The Yara Birkeland, a 120-TEU open hatch container vessel, will be 80 meters long with a 15-meter beam, powered by a 7-MWh battery. Yara International ASA conceived the idea in an effort to improve logistics. Currently the firm uses trucks, and lots of them, to get its product to ports. The firm says it puts 40,000 trucks on the road annually to deliver fertilizer from its plant in Porsgrunn, 140 km southwest of Oslo, to the nearby ports of Brevik and Larvik. Shipping the fertilizer 30 nautical miles south will take the trucks off the road, reduce noise and dust, and reduce emissions of carbon dioxide and nitrogen oxide.

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The effort doesn’t come cheaply. Yara signed a $29.5-million contract to build the vessel, and plans to redesign its loading operations to perform automatically using electric cranes and other equipment. The heavy battery pack will act as permanent ballast, eliminating the need for dedicated ballast tanks.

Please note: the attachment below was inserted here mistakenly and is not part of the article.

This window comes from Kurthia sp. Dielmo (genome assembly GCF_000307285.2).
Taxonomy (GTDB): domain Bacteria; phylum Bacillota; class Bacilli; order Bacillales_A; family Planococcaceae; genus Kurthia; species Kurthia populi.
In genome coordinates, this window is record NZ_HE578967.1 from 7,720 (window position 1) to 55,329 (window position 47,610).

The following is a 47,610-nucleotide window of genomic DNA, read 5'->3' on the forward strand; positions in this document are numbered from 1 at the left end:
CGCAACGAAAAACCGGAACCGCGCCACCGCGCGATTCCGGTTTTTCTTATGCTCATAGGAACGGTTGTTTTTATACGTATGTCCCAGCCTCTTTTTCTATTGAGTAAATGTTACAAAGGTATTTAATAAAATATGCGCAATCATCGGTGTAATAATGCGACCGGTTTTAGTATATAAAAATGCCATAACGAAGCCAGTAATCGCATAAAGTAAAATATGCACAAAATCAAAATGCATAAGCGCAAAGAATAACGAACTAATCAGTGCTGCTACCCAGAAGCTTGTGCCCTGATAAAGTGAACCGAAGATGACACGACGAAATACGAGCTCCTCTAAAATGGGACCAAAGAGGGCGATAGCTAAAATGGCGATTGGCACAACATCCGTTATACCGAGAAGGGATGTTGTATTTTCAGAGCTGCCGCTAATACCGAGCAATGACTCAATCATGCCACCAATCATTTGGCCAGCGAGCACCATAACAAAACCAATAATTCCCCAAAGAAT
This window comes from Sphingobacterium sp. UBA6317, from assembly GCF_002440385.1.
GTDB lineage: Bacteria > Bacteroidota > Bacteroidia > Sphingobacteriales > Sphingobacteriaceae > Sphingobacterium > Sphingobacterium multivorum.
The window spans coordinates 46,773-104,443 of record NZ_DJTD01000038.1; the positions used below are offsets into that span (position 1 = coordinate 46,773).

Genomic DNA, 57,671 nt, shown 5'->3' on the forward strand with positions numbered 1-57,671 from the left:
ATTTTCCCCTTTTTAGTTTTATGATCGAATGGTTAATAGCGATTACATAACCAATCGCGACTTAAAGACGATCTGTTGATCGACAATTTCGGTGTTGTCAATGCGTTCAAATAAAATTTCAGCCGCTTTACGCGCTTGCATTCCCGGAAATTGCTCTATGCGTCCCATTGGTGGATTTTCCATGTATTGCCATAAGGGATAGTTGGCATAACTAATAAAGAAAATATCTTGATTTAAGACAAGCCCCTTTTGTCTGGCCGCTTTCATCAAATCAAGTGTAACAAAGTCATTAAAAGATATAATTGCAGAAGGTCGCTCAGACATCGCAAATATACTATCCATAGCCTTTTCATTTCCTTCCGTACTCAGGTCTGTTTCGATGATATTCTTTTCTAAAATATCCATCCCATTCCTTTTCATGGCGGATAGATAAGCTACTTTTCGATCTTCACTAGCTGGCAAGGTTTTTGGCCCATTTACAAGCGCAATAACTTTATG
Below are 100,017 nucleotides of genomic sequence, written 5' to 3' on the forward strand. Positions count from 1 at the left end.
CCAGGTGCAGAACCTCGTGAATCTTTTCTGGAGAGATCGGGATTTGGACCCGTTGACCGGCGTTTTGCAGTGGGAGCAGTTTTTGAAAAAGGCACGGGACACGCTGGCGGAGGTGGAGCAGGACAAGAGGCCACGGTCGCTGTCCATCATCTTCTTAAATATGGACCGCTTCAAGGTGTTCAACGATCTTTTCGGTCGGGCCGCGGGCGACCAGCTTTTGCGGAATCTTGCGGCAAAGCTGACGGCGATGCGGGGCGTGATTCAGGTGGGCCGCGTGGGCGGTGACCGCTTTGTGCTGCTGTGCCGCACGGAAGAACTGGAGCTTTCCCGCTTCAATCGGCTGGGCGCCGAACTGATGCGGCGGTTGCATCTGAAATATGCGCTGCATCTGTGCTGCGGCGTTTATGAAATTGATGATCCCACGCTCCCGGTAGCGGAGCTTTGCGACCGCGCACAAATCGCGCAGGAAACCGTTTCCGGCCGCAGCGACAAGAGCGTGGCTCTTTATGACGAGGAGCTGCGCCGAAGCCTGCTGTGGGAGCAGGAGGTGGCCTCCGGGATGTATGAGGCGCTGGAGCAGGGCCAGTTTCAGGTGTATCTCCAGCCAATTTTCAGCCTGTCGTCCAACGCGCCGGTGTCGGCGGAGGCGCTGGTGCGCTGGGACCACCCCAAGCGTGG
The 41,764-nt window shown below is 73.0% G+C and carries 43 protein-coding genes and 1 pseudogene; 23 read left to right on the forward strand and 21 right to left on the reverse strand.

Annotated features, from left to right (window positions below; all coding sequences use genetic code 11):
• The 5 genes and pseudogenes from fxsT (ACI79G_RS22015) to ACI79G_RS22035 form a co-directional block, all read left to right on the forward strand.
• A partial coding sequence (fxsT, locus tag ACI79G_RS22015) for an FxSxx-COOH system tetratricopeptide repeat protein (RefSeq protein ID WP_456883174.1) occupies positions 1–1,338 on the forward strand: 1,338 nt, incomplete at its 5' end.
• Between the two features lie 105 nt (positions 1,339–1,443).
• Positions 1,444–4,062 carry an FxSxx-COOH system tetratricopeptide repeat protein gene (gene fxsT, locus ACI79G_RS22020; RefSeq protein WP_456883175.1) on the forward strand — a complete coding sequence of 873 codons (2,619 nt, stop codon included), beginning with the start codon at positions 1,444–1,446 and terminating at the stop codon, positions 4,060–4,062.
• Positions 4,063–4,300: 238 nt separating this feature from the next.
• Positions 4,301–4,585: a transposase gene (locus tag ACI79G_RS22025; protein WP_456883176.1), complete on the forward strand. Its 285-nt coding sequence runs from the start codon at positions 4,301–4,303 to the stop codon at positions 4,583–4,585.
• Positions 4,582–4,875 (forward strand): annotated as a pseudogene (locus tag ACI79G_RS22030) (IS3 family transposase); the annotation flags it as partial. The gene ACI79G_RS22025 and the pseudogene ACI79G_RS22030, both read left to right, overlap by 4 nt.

Yara first looked at using conventional ships to eliminate trucking through residential areas, said Peter Due, Yara’s executive vice president. Then it began to investigate an electrically powered ship, followed by autonomous operation.

“We are using autonomy as a tool to optimize energy usage,” Due said.

Due came to Yara from Norway’s Kongsberg Maritime, a marine technology firm developing autonomous systems. Kongsberg is collaborating with Yara to supply the systems. The public-private partnership includes Enova, a Norwegian government agency that promotes new sources of clean energy and energy-efficient practices. It provided a $15.2 million grant for the project.